TVN TECH Q&A

Station Cybersecurity Starts With Awareness

After 30 years in IT, Hubbard’s Paul Anderson has some valuable thoughts on how broadcasters can make their IT networks less vulnerable to cyberattacks and breaches. And, he adds, don’t forget about being prepared to survive natural disasters as well.

 

Paul Anderson, director of corporate information services at Hubbard Communications, says the television industry reached a real tipping point in awareness of cybersecurity in 2014 — the year both Sony Pictures and Target were subjected to widely publicized hacks.

In fact, at Hubbard’s January 2015 senior management review of cybersecurity at the company every manager in attendance acknowledged that their company was probably vulnerable to some sort of security breach, he says.

Anderson, who has been with the broadcaster for the past three years, suspects that heightened awareness isn’t unique to the management team at Hubbard. Now may be the perfect time to enlist the support of top management to take the steps needed to make broadcast IT networks and operations more secure.

With more than 30 years in IT and in the years prior to joining Hubbard with responsibility for OS and software patch management and entitlement control at a large regional bank, Anderson has some definite thoughts on how broadcasters should make their IT networks less vulnerable to cyberattacks and breaches.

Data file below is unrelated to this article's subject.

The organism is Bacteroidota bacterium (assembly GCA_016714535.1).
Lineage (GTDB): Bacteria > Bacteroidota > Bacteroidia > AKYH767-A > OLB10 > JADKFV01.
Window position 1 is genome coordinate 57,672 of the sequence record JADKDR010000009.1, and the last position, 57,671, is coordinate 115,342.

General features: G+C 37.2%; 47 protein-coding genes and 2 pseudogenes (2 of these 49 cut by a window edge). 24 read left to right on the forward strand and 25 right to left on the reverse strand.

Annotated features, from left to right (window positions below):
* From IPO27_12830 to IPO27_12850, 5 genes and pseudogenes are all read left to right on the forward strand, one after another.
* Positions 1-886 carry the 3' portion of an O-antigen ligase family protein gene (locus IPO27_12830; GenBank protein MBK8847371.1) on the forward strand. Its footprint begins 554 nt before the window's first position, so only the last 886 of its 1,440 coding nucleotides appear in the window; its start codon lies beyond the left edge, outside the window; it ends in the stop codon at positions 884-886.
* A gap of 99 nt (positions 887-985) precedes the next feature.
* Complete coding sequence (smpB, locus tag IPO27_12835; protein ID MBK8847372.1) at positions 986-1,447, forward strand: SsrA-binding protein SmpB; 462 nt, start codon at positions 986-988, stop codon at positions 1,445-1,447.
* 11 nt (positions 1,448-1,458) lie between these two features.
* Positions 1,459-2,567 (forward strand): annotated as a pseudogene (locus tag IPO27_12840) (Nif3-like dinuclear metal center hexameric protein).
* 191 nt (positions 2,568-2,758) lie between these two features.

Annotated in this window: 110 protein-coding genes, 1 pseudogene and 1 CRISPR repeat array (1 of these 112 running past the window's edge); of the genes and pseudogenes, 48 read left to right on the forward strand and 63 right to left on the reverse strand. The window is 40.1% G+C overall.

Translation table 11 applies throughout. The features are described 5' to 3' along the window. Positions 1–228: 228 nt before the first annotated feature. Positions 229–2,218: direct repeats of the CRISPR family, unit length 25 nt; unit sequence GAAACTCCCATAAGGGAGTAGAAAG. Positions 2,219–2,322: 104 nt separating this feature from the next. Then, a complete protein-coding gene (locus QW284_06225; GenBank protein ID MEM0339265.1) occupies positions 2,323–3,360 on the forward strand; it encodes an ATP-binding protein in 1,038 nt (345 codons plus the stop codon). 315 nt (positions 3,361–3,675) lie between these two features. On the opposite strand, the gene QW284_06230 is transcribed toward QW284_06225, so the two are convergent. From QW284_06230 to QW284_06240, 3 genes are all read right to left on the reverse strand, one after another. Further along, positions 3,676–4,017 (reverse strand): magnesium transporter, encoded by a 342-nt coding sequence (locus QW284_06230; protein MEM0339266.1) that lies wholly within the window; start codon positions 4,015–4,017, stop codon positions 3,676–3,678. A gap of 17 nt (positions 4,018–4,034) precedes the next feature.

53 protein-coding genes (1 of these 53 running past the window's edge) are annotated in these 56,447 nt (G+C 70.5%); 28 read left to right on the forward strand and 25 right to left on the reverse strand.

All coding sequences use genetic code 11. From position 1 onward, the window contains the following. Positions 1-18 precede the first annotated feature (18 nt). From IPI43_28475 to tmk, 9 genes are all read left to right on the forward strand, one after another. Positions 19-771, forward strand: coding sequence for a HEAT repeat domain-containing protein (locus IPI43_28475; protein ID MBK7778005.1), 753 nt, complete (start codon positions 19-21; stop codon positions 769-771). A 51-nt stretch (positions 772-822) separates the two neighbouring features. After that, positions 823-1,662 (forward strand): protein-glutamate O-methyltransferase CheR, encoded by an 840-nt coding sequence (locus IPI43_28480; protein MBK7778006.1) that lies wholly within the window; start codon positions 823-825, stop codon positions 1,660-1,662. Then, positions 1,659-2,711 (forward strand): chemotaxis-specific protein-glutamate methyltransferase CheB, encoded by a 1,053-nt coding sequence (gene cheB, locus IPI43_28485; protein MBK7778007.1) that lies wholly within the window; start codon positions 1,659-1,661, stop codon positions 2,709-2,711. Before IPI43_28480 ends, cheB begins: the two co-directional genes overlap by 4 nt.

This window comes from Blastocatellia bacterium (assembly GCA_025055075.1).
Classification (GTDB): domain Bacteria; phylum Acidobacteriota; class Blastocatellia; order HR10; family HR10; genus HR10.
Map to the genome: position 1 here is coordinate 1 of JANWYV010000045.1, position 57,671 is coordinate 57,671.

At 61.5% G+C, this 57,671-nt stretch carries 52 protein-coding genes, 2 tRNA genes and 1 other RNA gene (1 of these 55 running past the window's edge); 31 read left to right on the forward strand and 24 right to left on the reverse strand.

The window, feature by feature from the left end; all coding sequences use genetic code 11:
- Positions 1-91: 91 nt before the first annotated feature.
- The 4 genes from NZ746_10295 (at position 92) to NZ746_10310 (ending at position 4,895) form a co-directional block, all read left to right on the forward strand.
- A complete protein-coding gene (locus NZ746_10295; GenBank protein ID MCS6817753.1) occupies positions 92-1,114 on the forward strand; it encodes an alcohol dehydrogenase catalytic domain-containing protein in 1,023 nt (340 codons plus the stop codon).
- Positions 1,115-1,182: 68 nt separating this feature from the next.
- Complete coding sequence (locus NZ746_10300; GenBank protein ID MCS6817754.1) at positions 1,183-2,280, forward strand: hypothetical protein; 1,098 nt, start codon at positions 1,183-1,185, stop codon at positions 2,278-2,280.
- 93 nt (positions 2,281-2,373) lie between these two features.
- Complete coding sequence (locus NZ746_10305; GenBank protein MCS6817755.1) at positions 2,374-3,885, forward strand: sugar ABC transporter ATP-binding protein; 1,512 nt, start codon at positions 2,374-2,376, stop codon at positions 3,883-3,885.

In this interview with TVNewsCheck’s tech editor Phil Kurz, he discusses a range of issues including enlisting top management to support cybersecurity remedies, working with outside IT consultants to ascertain threat levels, the importance of firewalls and subnetworks, passwords and even disaster recovery.

An edited transcript:

BRAND CONNECTIONS

In your view, where should broadcasters start when tackling cybersecurity?

I think what’s most important is to understand the security status of your equipment’s operating systems. What I mean by that is all equipment has an operating system, and that operating system gets security patches.

If you think about your Windows machine at home, Microsoft is constantly doing patches.

You need to know where you are current on your patches. Sometimes the vendor is responsible for that, and sometimes you are responsible for that.

So I think the first step is to always do an inventory of your equipment and identify the operating system, identify patches that are still available and then identify if the patches are being applied.

What’s next?

Once you know your vulnerabilities from this inventory, it is important to present that to top management, or ownership, first.

What you really are doing is sizing up the problem. At that point, top management can look at your inventory and do a simple risk-and-reward evaluation of the tradeoff between the cost of remedying vulnerabilities and enhancing security.

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It all depends on their appetite for risk, but they have to understand the risk. The inventory makes it possible for you to point out the devices that have vulnerabilities.

I think it is best to present the overall vulnerability position that you [the entire broadcast organization] are in to top management.

These are not fun presentations. Nobody wants to go to management and say, “Here’s money you spend with no [visible] result.” It’s right up there with insurance.